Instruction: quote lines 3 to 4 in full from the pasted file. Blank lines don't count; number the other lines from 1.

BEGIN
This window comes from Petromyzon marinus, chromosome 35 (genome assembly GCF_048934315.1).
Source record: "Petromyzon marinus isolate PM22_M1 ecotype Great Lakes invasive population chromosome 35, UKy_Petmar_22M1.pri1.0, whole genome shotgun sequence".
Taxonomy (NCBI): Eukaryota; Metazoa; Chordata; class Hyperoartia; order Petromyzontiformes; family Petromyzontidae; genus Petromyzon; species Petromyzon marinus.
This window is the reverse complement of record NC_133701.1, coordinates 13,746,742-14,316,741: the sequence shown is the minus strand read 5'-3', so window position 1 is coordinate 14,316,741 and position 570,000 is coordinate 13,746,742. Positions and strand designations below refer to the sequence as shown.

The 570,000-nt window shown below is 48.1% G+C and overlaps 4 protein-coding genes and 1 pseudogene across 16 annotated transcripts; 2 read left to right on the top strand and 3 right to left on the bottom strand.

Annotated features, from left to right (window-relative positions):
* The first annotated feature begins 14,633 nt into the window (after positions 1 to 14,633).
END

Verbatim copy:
Taxonomy (NCBI): Eukaryota; Metazoa; Chordata; class Hyperoartia; order Petromyzontiformes; family Petromyzontidae; genus Petromyzon; species Petromyzon marinus.
This window is the reverse complement of record NC_133701.1, coordinates 13,746,742-14,316,741: the sequence shown is the minus strand read 5'-3', so window position 1 is coordinate 14,316,741 and position 570,000 is coordinate 13,746,742. Positions and strand designations below refer to the sequence as shown.